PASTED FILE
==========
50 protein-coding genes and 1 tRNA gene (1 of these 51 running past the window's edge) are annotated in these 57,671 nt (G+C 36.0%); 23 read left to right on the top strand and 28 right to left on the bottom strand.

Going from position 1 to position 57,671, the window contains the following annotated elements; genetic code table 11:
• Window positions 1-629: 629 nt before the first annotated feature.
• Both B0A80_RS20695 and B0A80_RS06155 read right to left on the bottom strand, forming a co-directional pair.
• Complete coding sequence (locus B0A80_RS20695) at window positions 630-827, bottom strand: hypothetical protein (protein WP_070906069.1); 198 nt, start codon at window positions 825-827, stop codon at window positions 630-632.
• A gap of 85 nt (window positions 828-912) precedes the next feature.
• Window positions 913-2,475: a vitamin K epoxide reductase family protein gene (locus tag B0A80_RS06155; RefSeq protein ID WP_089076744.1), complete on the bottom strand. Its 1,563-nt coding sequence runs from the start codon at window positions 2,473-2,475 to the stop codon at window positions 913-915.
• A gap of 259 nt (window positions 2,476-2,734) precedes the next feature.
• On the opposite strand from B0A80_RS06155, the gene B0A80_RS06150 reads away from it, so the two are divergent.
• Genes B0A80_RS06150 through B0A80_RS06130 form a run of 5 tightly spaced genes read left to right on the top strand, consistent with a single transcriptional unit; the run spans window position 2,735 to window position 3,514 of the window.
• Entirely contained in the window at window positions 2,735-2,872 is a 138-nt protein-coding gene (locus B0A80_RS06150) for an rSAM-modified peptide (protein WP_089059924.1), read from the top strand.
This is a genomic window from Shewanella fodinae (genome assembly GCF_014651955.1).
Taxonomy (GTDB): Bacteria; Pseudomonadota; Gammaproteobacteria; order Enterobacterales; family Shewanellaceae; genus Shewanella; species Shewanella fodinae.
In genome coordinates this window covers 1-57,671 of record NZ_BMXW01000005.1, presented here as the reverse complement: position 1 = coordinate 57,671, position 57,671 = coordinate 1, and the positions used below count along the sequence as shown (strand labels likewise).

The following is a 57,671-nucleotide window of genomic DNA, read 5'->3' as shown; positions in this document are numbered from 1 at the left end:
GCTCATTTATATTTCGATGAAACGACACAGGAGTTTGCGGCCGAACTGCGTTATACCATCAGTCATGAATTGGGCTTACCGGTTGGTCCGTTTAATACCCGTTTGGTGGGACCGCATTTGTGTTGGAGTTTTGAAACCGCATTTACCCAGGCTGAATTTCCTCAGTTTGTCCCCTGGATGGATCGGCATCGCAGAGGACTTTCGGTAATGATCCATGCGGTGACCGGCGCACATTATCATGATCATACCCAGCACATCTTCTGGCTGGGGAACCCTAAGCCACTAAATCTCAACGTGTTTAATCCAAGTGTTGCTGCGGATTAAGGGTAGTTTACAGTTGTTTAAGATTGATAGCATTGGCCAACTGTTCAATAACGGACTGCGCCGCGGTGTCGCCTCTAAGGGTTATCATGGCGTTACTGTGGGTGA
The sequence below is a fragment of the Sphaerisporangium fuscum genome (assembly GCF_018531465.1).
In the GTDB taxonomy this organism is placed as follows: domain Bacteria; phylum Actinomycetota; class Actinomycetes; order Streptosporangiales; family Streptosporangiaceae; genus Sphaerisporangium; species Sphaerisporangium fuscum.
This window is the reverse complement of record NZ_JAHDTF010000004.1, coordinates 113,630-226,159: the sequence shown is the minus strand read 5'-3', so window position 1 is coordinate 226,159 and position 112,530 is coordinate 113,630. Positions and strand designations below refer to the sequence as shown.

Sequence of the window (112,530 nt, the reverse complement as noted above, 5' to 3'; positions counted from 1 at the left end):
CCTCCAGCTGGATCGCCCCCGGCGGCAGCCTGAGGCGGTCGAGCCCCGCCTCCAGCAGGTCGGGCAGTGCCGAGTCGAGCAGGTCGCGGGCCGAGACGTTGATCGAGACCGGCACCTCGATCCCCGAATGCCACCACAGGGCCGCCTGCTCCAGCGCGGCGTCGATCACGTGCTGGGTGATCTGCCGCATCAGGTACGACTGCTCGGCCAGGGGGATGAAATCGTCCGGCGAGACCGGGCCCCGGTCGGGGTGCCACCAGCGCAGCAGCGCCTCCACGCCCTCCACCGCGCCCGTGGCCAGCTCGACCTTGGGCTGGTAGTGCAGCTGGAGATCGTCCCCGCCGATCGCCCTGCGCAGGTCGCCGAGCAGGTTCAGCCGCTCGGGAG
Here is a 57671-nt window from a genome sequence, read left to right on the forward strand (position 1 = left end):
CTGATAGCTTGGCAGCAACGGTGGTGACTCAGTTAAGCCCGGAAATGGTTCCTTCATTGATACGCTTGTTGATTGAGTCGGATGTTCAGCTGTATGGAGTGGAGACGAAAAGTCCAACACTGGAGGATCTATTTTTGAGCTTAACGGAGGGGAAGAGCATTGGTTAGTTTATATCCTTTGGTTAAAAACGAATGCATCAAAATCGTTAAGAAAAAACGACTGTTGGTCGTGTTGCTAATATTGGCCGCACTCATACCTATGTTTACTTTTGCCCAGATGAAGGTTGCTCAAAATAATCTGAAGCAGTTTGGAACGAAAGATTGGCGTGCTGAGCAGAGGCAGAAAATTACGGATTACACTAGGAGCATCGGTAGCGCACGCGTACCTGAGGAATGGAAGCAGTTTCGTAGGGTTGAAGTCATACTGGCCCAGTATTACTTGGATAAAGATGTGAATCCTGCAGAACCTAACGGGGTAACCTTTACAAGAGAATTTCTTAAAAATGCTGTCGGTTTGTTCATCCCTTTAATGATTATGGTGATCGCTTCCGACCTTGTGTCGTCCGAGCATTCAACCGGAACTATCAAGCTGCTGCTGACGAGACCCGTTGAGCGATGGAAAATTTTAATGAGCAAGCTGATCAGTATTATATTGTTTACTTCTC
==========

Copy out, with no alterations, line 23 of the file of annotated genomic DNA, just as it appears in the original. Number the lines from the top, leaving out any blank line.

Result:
CTGATAGCTTGGCAGCAACGGTGGTGACTCAGTTAAGCCCGGAAATGGTTCCTTCATTGATACGCTTGTTGATTGAGTCGGATGTTCAGCTGTATGGAGTGGAGACGAAAAGTCCAACACTGGAGGATCTATTTTTGAGCTTAACGGAGGGGAAGAGCATTGGTTAGTTTATATCCTTTGGTTAAAAACGAATGCATCAAAATCGTTAAGAAAAAACGACTGTTGGTCGTGTTGCTAATATTGGCCGCACTCATACCTATGTTTACTTTTGCCCAGATGAAGGTTGCTCAAAATAATCTGAAGCAGTTTGGAACGAAAGATTGGCGTGCTGAGCAGAGGCAGAAAATTACGGATTACACTAGGAGCATCGGTAGCGCACGCGTACCTGAGGAATGGAAGCAGTTTCGTAGGGTTGAAGTCATACTGGCCCAGTATTACTTGGATAAAGATGTGAATCCTGCAGAACCTAACGGGGTAACCTTTACAAGAGAATTTCTTAAAAATGCTGTCGGTTTGTTCATCCCTTTAATGATTATGGTGATCGCTTCCGACCTTGTGTCGTCCGAGCATTCAACCGGAACTATCAAGCTGCTGCTGACGAGACCCGTTGAGCGATGGAAAATTTTAATGAGCAAGCTGATCAGTATTATATTGTTTACTTCTC